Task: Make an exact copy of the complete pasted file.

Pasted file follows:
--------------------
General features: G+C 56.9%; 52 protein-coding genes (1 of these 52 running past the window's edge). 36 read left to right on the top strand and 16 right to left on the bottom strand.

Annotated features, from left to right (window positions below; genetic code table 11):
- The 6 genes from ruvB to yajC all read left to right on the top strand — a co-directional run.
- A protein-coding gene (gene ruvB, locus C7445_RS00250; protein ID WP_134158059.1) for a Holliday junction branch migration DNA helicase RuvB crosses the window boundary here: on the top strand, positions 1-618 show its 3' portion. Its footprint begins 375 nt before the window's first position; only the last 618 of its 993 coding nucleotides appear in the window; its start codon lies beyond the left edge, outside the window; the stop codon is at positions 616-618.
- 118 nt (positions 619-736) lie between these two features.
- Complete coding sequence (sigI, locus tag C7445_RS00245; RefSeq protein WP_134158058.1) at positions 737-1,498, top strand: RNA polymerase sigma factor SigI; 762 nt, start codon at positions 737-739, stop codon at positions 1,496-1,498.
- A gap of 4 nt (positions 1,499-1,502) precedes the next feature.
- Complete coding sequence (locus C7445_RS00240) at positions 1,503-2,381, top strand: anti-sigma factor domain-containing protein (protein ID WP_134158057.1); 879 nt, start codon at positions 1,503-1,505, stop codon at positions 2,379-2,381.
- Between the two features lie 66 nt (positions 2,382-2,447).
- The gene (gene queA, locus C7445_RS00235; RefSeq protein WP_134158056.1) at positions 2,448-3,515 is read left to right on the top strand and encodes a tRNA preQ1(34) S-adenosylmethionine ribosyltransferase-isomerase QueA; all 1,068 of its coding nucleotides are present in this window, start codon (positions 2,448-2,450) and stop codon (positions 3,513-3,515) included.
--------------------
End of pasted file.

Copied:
General features: G+C 56.9%; 52 protein-coding genes (1 of these 52 running past the window's edge). 36 read left to right on the top strand and 16 right to left on the bottom strand.

Annotated features, from left to right (window positions below; genetic code table 11):
- The 6 genes from ruvB to yajC all read left to right on the top strand — a co-directional run.
- A protein-coding gene (gene ruvB, locus C7445_RS00250; protein ID WP_134158059.1) for a Holliday junction branch migration DNA helicase RuvB crosses the window boundary here: on the top strand, positions 1-618 show its 3' portion. Its footprint begins 375 nt before the window's first position; only the last 618 of its 993 coding nucleotides appear in the window; its start codon lies beyond the left edge, outside the window; the stop codon is at positions 616-618.
- 118 nt (positions 619-736) lie between these two features.
- Complete coding sequence (sigI, locus tag C7445_RS00245; RefSeq protein WP_134158058.1) at positions 737-1,498, top strand: RNA polymerase sigma factor SigI; 762 nt, start codon at positions 737-739, stop codon at positions 1,496-1,498.
- A gap of 4 nt (positions 1,499-1,502) precedes the next feature.
- Complete coding sequence (locus C7445_RS00240) at positions 1,503-2,381, top strand: anti-sigma factor domain-containing protein (protein ID WP_134158057.1); 879 nt, start codon at positions 1,503-1,505, stop codon at positions 2,379-2,381.
- Between the two features lie 66 nt (positions 2,382-2,447).
- The gene (gene queA, locus C7445_RS00235; RefSeq protein WP_134158056.1) at positions 2,448-3,515 is read left to right on the top strand and encodes a tRNA preQ1(34) S-adenosylmethionine ribosyltransferase-isomerase QueA; all 1,068 of its coding nucleotides are present in this window, start codon (positions 2,448-2,450) and stop codon (positions 3,513-3,515) included.